The 17th century French moralist François de La Rochefoucald observed in his Maximes: “In the misfortunes of our dearest friends we always find something not wholly displeasing unto us.”
So there was more than just the tang of sweet Schadenfreude in the air during the recording of the latest episode – 63, no less – of the Small Data Forum podcast.
For some of our dearest friends from the past six years of our data-ish ramblechats put in an appearance, like the cast of a mash-up musical all jostling for attention and approbation in light of their latest misdemeanours.
Continue reading “Schadenfreude squared in the land of Big Tech’s woes”
Given our combined decades of experience in the wider media business, it’s no surprise that this post-party conference edition of the SmallDataForum takes a close look at politicians’ media performances.
And boy is there a lot to look at.
Front and centre, of course, is the new Prime Minister and her serial car crash interviews. Neville asks serious questions about the buffering Trussbot’s media advisers. It shouldn’t come to anybody’s surprise that Jason Stein, her Director of Comms, was a media advisor to Prince Andrew until THAT Newsnight interview with now News Agent Emily Maitlis.
Despite this being fat bear week as Sam informs us, our focus is more on fat cats and those that feed and breed them. So we delve straight into the cesspit of Conservative party politics, where Sam detects a distinct whiff of the mid-Nineties, that case study of Tory self-destruction where things could only get better under fresh-faced New Labour leader, Tony Blair.
Continue reading “Movin’ on up, you’re movin’ on out”
(Please note that this episode was recorded – and these show notes were written – on Thursday 8 September, before the announcement of the death of Queen Elizabeth II.)
The first Small Data Forum of the @TrussLiz era sees the podcast team convene IRL on the morning of 8 September for the first time in aeons – and in a professional, West End Studio, to boot.
Nothing to do with the fourth Prime Minister (not to mention fifth Chelski manager) since our ‘umble podcast started crackling over the digital airwaves. More to do with a desire to get together IRL more often post-COVID, as well as a heart-felt yearning to “up” production values, as decent as Zoom may be. Plus an opportunity for a post-pod lunch at our favourite Italian haunt, Olivelli on the Cut.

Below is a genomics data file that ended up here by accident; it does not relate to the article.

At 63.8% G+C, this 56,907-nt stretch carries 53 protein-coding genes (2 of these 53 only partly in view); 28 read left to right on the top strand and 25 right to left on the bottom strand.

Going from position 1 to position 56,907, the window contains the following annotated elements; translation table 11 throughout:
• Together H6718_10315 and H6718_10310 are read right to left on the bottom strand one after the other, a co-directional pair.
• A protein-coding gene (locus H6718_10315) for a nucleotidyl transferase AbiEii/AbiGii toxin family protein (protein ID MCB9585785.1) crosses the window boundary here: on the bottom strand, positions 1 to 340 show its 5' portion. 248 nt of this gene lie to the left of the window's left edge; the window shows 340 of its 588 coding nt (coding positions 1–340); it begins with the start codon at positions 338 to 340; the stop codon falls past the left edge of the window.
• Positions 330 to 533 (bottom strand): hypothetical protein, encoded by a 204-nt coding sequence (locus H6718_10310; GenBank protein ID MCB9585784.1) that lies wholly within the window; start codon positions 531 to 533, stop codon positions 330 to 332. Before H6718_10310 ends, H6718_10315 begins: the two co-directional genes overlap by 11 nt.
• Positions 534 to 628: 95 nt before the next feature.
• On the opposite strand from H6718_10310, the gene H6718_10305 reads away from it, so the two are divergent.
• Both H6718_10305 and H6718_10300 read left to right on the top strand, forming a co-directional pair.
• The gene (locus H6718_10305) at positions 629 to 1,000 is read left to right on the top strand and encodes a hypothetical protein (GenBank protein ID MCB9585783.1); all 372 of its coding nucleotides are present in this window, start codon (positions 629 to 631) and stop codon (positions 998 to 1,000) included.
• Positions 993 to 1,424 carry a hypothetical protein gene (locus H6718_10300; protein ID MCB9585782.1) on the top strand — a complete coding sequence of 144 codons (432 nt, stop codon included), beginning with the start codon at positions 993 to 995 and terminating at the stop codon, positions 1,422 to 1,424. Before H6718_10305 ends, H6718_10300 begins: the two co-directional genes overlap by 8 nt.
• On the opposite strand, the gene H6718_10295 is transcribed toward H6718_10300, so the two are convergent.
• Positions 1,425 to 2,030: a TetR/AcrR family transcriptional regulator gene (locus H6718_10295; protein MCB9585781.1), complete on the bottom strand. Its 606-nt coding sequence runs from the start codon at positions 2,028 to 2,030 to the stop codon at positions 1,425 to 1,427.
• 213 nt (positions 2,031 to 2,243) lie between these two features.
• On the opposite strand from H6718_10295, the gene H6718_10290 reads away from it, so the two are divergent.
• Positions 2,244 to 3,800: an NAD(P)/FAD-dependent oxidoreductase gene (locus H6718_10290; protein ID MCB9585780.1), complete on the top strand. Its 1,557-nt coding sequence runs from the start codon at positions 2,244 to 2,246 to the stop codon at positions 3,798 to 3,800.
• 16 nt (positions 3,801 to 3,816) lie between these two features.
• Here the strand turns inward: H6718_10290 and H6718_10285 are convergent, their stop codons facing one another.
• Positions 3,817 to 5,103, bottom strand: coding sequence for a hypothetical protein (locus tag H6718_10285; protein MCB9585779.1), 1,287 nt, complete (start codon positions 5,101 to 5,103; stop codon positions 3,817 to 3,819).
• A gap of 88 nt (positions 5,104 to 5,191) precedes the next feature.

All trussed up and no place to go
With a new Prime Minister in place, Thomas asks who fancies prognosticating on the latest incumbent of Number 10. Sam leaps in. He’s concerned about the far right, ideologically-driven agenda of Truss et al. While memes in recent days – from #ThickLizzy to #NotMyPM may be variously misogynistic and laser-focused – Sam pinpoints the Truss administration as “continuity Johnson”.
Ironically for a new team replacing de Pfeffel’s hated, ADHD-raddled regime, Sam believes Truss made a profound mis-step with her first two speeches, one to Tory Central, the other to the waiting world. Both at the Gathering of the Tories and outside #10, Truss first name-checked BoJo and all the “amazing” things he achieved, from a bungled Brexshit to “the fastest COVID vaccine rollout” (until – very soon – it wasn’t).
Continue reading “The lingering whiff of sulphur in the air”
Inflation! Energy crisis! Cost of living! Inequality! Strikes! A government out of its depth and out of touch. And that’s just 1978 …
The latest episode of the SmallDataForum podcast opens with Thomas comparing the not-so-good old days of the Winter of Discontent in Britain with the dry bleak hot summer of 2022. Ah, 1978: when Margaret Thatcher was not yet Prime Minister, and the average CEO of a UK FTSE 100 company earned 11 times that of the average full-time worker (Equality Trust report).
Fast forward to today when political weathervane Mary Elizabeth Truss, erstwhile anti-monarchist Liberal Democrat, committed Remainer and serial Maggie cosplayer, is given a 95% chance to be the new Prime Minister by 5 September. The median CEO / worker ratio is now well above 100 to 1.
While wistfully recalling the rubbish heaps triggered by a general strike in ‘78/’79, Neville cites a long list of present societal afflictions that the UK’s “zombie government” is unable to address, from inflation to climate change impact, energy bills to raw sewage dumped on beaches. Now, as then, there is plenty of anger and a strong sense that we’ve had it, that enough is enough.
Continue reading “What happens when enough really is enough?”
As I am typing up the show notes for our latest podcast, news has come in that former Japanese prime minister Shinzo Abe has been assassinated during a campaign event. A sad, sinister reminder that contrary to what the soon former prime minister of the UK would have us believe, it’s not all a laugh and a half.
As if we needed reminding. The murder of Sir David Amess was only nine months ago, and Jo Cox was killed just before the Brexit Referendum, in June 2016. Culture wars and wedge politics will only ever make things worse.
Even The Spectator is now pushing back against the growing Trumpification of political discourse in the UK. But that was never an issue for the P.T. Barnum of British politics and his confederacy of dunces, as Sam generously labels Her Majesty’s continuously thinning Government.
But the times they are about to be a-changin: together with a majority of – not just the Westminster commentariat but – the great British public, the SmallDataForum punditariat on Friday rejoiced in the news that finally, FINALLY, the Shagamemnon (thanks Marina Hyde) of Downing Street, the tousled blonde cherub, Alexander Boris de Pfeffel Johnson, announced his resignation on 7 July as leader of the UK’s Conservative Party.
He remains Prime Minister until a new party leader is voted on by Conservative MPs and party members.
Continue reading “Bye bye Alex”